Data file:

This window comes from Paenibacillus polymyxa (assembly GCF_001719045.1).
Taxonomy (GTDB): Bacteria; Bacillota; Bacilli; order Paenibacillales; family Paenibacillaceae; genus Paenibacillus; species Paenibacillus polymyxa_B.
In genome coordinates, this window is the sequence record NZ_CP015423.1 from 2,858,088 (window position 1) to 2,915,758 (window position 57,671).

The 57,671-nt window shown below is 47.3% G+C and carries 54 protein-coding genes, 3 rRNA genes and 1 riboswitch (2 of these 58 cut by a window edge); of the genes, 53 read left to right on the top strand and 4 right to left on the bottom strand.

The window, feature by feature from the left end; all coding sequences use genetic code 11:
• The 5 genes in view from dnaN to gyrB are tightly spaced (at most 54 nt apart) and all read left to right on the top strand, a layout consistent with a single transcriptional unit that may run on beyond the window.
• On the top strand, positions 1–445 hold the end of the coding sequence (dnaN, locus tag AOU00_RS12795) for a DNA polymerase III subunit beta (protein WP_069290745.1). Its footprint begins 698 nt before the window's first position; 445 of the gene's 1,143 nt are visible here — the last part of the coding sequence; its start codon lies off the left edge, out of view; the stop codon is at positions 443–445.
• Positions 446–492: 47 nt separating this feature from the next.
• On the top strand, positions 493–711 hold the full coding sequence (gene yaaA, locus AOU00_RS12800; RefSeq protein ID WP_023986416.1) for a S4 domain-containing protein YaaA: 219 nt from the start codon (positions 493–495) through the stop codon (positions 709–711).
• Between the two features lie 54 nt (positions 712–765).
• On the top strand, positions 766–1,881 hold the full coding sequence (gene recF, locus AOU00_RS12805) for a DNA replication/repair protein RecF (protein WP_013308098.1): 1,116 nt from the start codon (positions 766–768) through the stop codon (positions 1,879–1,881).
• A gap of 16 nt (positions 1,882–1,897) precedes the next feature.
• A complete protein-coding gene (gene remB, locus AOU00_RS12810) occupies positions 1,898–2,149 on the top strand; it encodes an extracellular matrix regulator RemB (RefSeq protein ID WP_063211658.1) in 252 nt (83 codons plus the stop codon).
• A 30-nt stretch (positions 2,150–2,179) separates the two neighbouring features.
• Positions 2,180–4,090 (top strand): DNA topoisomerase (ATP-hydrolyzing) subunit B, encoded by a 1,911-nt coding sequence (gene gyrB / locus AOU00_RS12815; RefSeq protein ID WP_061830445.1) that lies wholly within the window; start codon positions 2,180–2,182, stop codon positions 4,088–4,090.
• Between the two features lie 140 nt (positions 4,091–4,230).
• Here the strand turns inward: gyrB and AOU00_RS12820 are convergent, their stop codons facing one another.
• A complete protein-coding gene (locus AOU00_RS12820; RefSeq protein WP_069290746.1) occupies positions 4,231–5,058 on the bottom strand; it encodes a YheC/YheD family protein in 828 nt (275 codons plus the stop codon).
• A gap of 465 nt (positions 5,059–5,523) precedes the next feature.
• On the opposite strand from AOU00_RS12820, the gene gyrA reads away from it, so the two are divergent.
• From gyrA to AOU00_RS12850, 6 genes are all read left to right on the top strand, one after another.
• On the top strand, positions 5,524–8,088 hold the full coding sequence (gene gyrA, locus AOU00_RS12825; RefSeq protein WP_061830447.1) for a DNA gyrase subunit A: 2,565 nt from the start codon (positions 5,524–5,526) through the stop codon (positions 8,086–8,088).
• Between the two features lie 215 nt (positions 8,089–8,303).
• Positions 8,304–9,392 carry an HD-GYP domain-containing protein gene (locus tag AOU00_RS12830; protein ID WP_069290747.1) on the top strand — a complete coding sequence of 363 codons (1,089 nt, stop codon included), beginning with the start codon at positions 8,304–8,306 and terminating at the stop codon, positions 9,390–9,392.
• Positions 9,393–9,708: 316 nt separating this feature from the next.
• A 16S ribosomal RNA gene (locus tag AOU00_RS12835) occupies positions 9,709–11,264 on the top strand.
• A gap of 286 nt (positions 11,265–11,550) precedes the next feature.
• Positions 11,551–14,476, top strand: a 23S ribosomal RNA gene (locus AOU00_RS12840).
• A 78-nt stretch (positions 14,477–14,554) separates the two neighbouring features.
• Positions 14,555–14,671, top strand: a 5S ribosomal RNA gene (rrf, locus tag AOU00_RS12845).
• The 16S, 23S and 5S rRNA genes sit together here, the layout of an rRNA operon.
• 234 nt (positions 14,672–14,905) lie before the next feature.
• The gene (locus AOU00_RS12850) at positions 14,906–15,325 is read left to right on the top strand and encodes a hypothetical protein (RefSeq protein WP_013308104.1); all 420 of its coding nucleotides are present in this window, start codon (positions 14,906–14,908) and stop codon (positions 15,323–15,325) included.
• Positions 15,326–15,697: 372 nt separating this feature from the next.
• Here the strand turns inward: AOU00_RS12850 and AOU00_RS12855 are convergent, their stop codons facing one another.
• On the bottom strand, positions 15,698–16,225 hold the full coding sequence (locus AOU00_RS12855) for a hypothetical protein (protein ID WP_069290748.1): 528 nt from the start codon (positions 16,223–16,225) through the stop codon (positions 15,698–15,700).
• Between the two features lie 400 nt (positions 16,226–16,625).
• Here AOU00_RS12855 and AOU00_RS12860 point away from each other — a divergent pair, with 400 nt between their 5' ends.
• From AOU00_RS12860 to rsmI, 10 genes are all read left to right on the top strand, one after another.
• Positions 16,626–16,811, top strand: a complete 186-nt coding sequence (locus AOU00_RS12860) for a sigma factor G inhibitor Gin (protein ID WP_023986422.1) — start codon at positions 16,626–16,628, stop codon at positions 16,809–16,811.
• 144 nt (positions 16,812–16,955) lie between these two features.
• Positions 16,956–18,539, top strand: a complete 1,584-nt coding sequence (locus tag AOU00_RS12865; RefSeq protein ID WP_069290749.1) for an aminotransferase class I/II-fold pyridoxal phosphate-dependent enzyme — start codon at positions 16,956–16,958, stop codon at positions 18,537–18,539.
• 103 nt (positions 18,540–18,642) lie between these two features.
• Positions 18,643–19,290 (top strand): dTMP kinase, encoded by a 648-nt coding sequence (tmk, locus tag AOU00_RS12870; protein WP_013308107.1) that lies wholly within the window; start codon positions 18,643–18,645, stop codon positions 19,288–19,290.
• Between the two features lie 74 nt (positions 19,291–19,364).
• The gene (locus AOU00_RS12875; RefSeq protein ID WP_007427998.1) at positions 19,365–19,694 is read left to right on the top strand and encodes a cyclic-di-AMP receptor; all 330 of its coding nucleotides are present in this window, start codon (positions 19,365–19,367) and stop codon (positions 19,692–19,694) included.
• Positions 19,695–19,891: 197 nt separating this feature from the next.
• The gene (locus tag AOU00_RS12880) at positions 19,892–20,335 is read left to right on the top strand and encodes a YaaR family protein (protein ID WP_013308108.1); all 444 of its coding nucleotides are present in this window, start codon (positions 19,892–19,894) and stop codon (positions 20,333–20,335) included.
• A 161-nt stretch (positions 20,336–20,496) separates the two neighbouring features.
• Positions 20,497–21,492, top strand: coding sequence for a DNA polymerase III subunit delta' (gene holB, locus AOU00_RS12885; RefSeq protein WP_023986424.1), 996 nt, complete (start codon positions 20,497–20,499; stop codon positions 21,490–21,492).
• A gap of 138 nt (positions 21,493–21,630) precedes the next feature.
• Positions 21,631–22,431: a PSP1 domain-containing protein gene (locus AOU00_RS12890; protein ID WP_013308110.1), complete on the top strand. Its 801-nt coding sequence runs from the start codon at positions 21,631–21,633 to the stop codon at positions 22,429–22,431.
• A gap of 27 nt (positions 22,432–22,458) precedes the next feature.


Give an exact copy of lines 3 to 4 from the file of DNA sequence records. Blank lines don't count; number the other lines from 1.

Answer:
In genome coordinates, this window is the sequence record NZ_CP015423.1 from 2,858,088 (window position 1) to 2,915,758 (window position 57,671).

The 57,671-nt window shown below is 47.3% G+C and carries 54 protein-coding genes, 3 rRNA genes and 1 riboswitch (2 of these 58 cut by a window edge); of the genes, 53 read left to right on the top strand and 4 right to left on the bottom strand.